So I’ve been to some crazy places in this world (Cuba without a visa, Northwest Frontier of Pakistan with minimal bodyguards) but I’ve got nothing on a war correspondant like Alex Perry.
His book, “Falling Off The Edge: Travels Through The Dark Heart Of Globalization” is not the anti-globalization screed you might expect it to be.
Though he does point out that many of the negative consequences we have brought upon ourselves by our pursuit of falling global trade barriers, the more interesting thesis of the book is in showing that in a globalized world, very little that happens anywhere fails to have global implications. If you ponder that for a second, you’ll come to realize that non-agenda laden observation is not a good thing for Americans (or anyone in the civilized world).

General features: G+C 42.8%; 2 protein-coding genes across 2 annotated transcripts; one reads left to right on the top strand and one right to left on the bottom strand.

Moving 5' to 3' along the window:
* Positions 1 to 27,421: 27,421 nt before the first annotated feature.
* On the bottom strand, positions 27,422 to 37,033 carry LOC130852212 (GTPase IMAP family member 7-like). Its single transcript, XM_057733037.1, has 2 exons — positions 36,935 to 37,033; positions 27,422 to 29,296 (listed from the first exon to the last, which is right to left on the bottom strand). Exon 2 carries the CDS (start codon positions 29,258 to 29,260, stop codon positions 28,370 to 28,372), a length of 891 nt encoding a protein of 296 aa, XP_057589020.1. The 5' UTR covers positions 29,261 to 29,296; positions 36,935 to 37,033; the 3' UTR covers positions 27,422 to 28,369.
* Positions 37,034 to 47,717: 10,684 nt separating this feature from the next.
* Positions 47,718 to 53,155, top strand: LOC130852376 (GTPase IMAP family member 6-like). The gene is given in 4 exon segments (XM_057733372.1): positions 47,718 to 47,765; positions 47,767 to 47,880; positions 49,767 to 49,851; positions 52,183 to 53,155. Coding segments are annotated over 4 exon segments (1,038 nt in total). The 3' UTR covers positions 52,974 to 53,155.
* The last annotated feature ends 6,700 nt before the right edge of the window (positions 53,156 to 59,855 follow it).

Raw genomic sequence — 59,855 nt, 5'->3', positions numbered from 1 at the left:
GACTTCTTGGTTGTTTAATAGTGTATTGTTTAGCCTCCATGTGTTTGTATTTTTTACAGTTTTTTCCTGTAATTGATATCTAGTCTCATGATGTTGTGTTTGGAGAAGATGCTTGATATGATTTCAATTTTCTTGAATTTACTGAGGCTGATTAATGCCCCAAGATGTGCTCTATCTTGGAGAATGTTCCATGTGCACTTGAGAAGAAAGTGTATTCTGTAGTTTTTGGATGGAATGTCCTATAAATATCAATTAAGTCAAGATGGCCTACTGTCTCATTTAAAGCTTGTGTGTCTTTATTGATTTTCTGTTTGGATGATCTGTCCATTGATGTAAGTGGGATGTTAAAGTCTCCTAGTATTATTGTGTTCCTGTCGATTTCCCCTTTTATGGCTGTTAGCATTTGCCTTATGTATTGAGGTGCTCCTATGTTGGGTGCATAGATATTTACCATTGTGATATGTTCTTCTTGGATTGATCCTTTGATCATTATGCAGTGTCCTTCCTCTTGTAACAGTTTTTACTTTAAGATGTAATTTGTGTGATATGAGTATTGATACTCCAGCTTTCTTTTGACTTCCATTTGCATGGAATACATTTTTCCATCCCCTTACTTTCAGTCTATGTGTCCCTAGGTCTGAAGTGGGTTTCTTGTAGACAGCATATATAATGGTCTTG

The examples are numerous and engaging, including:
- A trip to Shenzhen, China, where most of the electronics (including iPhones and iPods) we obsess over are made, and a hard look at the economics of electronics manufacturing and the human rights abuses in the supply chain.
- A first hand account of the famous battle at Qala-i-Jangi prison in Afghanistan, where inmates overtook their captors and the first American was killed in the beginning of the Afghan war. The battle was a truly global one, with soldiers of several different nationalities participating in the fighting.
- Accounts of how a torrential rain brought Bombay/Mumbai to it’s knees, and reminded the billionaires that reside there just how extreme their wealth is, and how close they live to people in diametric poverty.
- Interviews with “pirate kings” on Babi Island, in Indonesian waters, who disrupt global shipping for pennies compared to the worth of their cargo.
Though it certainly isn’t lacking in the analysis of globalization’s impact, Perry tells an entertaining and engaging story, so this book is for those who find the less touristy parts of the world interesting, especially the dangerous ones. Pick it up from Amazon.